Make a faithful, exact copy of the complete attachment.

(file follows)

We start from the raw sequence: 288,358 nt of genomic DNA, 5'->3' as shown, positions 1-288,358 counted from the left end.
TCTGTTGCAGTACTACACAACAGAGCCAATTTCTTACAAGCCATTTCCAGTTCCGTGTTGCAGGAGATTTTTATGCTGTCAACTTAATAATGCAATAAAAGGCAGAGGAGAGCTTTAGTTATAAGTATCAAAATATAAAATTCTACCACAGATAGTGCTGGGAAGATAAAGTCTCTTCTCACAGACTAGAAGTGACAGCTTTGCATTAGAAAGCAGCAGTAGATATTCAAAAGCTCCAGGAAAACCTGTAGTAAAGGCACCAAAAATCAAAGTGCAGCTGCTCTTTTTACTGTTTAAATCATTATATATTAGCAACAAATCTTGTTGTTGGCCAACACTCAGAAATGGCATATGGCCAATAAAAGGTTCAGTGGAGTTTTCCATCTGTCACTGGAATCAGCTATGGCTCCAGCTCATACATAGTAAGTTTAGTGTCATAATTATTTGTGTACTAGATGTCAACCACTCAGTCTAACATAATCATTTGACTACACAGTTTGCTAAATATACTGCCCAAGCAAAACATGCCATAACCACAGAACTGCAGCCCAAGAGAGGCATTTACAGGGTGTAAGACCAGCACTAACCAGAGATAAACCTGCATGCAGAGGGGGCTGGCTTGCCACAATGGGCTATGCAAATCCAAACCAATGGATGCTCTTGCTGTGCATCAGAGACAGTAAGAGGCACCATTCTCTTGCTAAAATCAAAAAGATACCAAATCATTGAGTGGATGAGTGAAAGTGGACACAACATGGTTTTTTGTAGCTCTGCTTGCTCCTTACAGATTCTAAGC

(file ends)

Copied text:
We start from the raw sequence: 288,358 nt of genomic DNA, 5'->3' as shown, positions 1-288,358 counted from the left end.
TCTGTTGCAGTACTACACAACAGAGCCAATTTCTTACAAGCCATTTCCAGTTCCGTGTTGCAGGAGATTTTTATGCTGTCAACTTAATAATGCAATAAAAGGCAGAGGAGAGCTTTAGTTATAAGTATCAAAATATAAAATTCTACCACAGATAGTGCTGGGAAGATAAAGTCTCTTCTCACAGACTAGAAGTGACAGCTTTGCATTAGAAAGCAGCAGTAGATATTCAAAAGCTCCAGGAAAACCTGTAGTAAAGGCACCAAAAATCAAAGTGCAGCTGCTCTTTTTACTGTTTAAATCATTATATATTAGCAACAAATCTTGTTGTTGGCCAACACTCAGAAATGGCATATGGCCAATAAAAGGTTCAGTGGAGTTTTCCATCTGTCACTGGAATCAGCTATGGCTCCAGCTCATACATAGTAAGTTTAGTGTCATAATTATTTGTGTACTAGATGTCAACCACTCAGTCTAACATAATCATTTGACTACACAGTTTGCTAAATATACTGCCCAAGCAAAACATGCCATAACCACAGAACTGCAGCCCAAGAGAGGCATTTACAGGGTGTAAGACCAGCACTAACCAGAGATAAACCTGCATGCAGAGGGGGCTGGCTTGCCACAATGGGCTATGCAAATCCAAACCAATGGATGCTCTTGCTGTGCATCAGAGACAGTAAGAGGCACCATTCTCTTGCTAAAATCAAAAAGATACCAAATCATTGAGTGGATGAGTGAAAGTGGACACAACATGGTTTTTTGTAGCTCTGCTTGCTCCTTACAGATTCTAAGC